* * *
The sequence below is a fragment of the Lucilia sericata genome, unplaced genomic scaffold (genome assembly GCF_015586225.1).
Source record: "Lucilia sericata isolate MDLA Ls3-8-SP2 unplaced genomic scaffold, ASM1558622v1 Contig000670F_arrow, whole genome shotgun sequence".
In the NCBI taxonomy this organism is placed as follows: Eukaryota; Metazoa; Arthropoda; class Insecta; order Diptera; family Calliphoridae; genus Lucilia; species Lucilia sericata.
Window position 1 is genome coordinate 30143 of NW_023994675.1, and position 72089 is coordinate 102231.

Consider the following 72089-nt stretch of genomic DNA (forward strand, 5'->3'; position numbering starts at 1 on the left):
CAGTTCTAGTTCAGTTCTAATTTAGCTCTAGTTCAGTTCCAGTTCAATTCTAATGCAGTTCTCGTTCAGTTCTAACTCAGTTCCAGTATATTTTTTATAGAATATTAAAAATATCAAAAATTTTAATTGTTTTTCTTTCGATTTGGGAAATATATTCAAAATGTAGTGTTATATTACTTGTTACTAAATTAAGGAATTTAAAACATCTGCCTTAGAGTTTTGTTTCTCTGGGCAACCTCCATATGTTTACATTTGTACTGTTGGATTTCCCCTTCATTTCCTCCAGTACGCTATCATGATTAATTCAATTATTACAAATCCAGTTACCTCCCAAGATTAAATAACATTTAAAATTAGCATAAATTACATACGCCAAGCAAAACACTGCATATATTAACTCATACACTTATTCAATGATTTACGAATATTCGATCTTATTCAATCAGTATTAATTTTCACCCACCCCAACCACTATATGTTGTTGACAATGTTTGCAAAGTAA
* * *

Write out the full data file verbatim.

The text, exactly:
The sequence below is a fragment of the Lucilia sericata genome, unplaced genomic scaffold (genome assembly GCF_015586225.1).
Source record: "Lucilia sericata isolate MDLA Ls3-8-SP2 unplaced genomic scaffold, ASM1558622v1 Contig000670F_arrow, whole genome shotgun sequence".
In the NCBI taxonomy this organism is placed as follows: Eukaryota; Metazoa; Arthropoda; class Insecta; order Diptera; family Calliphoridae; genus Lucilia; species Lucilia sericata.
Window position 1 is genome coordinate 30143 of NW_023994675.1, and position 72089 is coordinate 102231.

Consider the following 72089-nt stretch of genomic DNA (forward strand, 5'->3'; position numbering starts at 1 on the left):
CAGTTCTAGTTCAGTTCTAATTTAGCTCTAGTTCAGTTCCAGTTCAATTCTAATGCAGTTCTCGTTCAGTTCTAACTCAGTTCCAGTATATTTTTTATAGAATATTAAAAATATCAAAAATTTTAATTGTTTTTCTTTCGATTTGGGAAATATATTCAAAATGTAGTGTTATATTACTTGTTACTAAATTAAGGAATTTAAAACATCTGCCTTAGAGTTTTGTTTCTCTGGGCAACCTCCATATGTTTACATTTGTACTGTTGGATTTCCCCTTCATTTCCTCCAGTACGCTATCATGATTAATTCAATTATTACAAATCCAGTTACCTCCCAAGATTAAATAACATTTAAAATTAGCATAAATTACATACGCCAAGCAAAACACTGCATATATTAACTCATACACTTATTCAATGATTTACGAATATTCGATCTTATTCAATCAGTATTAATTTTCACCCACCCCAACCACTATATGTTGTTGACAATGTTTGCAAAGTAA